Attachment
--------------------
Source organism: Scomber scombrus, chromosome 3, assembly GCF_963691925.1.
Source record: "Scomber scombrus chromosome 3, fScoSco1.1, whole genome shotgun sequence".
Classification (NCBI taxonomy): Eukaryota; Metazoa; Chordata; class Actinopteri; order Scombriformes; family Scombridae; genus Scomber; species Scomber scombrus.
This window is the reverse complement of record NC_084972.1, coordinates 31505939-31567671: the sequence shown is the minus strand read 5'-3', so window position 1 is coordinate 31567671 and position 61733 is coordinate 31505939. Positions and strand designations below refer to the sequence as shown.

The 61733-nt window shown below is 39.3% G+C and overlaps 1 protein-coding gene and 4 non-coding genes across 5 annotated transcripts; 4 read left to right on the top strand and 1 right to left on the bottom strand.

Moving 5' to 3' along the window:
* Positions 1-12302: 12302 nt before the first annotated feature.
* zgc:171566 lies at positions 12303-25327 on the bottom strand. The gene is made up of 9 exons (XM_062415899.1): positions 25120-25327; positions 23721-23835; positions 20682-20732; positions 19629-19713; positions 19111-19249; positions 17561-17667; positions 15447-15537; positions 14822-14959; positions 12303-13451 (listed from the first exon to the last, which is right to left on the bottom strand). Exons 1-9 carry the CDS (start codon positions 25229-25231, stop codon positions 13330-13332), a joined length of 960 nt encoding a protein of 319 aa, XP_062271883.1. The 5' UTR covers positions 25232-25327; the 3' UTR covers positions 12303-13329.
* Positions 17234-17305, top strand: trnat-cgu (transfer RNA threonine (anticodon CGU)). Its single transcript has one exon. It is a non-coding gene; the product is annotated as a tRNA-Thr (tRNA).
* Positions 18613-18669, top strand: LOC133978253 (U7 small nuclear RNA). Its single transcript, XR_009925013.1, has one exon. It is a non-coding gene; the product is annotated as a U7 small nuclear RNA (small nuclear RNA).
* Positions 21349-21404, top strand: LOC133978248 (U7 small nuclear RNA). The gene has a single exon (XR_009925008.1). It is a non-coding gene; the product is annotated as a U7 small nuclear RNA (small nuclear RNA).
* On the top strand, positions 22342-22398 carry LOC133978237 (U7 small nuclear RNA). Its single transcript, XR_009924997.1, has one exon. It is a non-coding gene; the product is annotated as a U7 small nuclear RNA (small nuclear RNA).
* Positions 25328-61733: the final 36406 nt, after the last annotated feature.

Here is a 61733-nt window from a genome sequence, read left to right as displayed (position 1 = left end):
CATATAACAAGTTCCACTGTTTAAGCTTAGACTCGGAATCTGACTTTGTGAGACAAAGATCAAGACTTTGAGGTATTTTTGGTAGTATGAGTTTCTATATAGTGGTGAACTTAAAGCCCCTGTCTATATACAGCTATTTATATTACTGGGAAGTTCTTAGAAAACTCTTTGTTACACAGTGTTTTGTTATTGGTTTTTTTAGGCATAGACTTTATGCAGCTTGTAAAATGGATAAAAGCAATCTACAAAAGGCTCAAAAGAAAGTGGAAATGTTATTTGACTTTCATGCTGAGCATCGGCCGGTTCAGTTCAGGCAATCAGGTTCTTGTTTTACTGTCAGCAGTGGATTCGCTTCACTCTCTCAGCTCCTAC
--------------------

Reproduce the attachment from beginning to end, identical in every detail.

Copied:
Source organism: Scomber scombrus, chromosome 3, assembly GCF_963691925.1.
Source record: "Scomber scombrus chromosome 3, fScoSco1.1, whole genome shotgun sequence".
Classification (NCBI taxonomy): Eukaryota; Metazoa; Chordata; class Actinopteri; order Scombriformes; family Scombridae; genus Scomber; species Scomber scombrus.
This window is the reverse complement of record NC_084972.1, coordinates 31505939-31567671: the sequence shown is the minus strand read 5'-3', so window position 1 is coordinate 31567671 and position 61733 is coordinate 31505939. Positions and strand designations below refer to the sequence as shown.

The 61733-nt window shown below is 39.3% G+C and overlaps 1 protein-coding gene and 4 non-coding genes across 5 annotated transcripts; 4 read left to right on the top strand and 1 right to left on the bottom strand.

Moving 5' to 3' along the window:
* Positions 1-12302: 12302 nt before the first annotated feature.
* zgc:171566 lies at positions 12303-25327 on the bottom strand. The gene is made up of 9 exons (XM_062415899.1): positions 25120-25327; positions 23721-23835; positions 20682-20732; positions 19629-19713; positions 19111-19249; positions 17561-17667; positions 15447-15537; positions 14822-14959; positions 12303-13451 (listed from the first exon to the last, which is right to left on the bottom strand). Exons 1-9 carry the CDS (start codon positions 25229-25231, stop codon positions 13330-13332), a joined length of 960 nt encoding a protein of 319 aa, XP_062271883.1. The 5' UTR covers positions 25232-25327; the 3' UTR covers positions 12303-13329.
* Positions 17234-17305, top strand: trnat-cgu (transfer RNA threonine (anticodon CGU)). Its single transcript has one exon. It is a non-coding gene; the product is annotated as a tRNA-Thr (tRNA).
* Positions 18613-18669, top strand: LOC133978253 (U7 small nuclear RNA). Its single transcript, XR_009925013.1, has one exon. It is a non-coding gene; the product is annotated as a U7 small nuclear RNA (small nuclear RNA).
* Positions 21349-21404, top strand: LOC133978248 (U7 small nuclear RNA). The gene has a single exon (XR_009925008.1). It is a non-coding gene; the product is annotated as a U7 small nuclear RNA (small nuclear RNA).
* On the top strand, positions 22342-22398 carry LOC133978237 (U7 small nuclear RNA). Its single transcript, XR_009924997.1, has one exon. It is a non-coding gene; the product is annotated as a U7 small nuclear RNA (small nuclear RNA).
* Positions 25328-61733: the final 36406 nt, after the last annotated feature.

Here is a 61733-nt window from a genome sequence, read left to right as displayed (position 1 = left end):
CATATAACAAGTTCCACTGTTTAAGCTTAGACTCGGAATCTGACTTTGTGAGACAAAGATCAAGACTTTGAGGTATTTTTGGTAGTATGAGTTTCTATATAGTGGTGAACTTAAAGCCCCTGTCTATATACAGCTATTTATATTACTGGGAAGTTCTTAGAAAACTCTTTGTTACACAGTGTTTTGTTATTGGTTTTTTTAGGCATAGACTTTATGCAGCTTGTAAAATGGATAAAAGCAATCTACAAAAGGCTCAAAAGAAAGTGGAAATGTTATTTGACTTTCATGCTGAGCATCGGCCGGTTCAGTTCAGGCAATCAGGTTCTTGTTTTACTGTCAGCAGTGGATTCGCTTCACTCTCTCAGCTCCTAC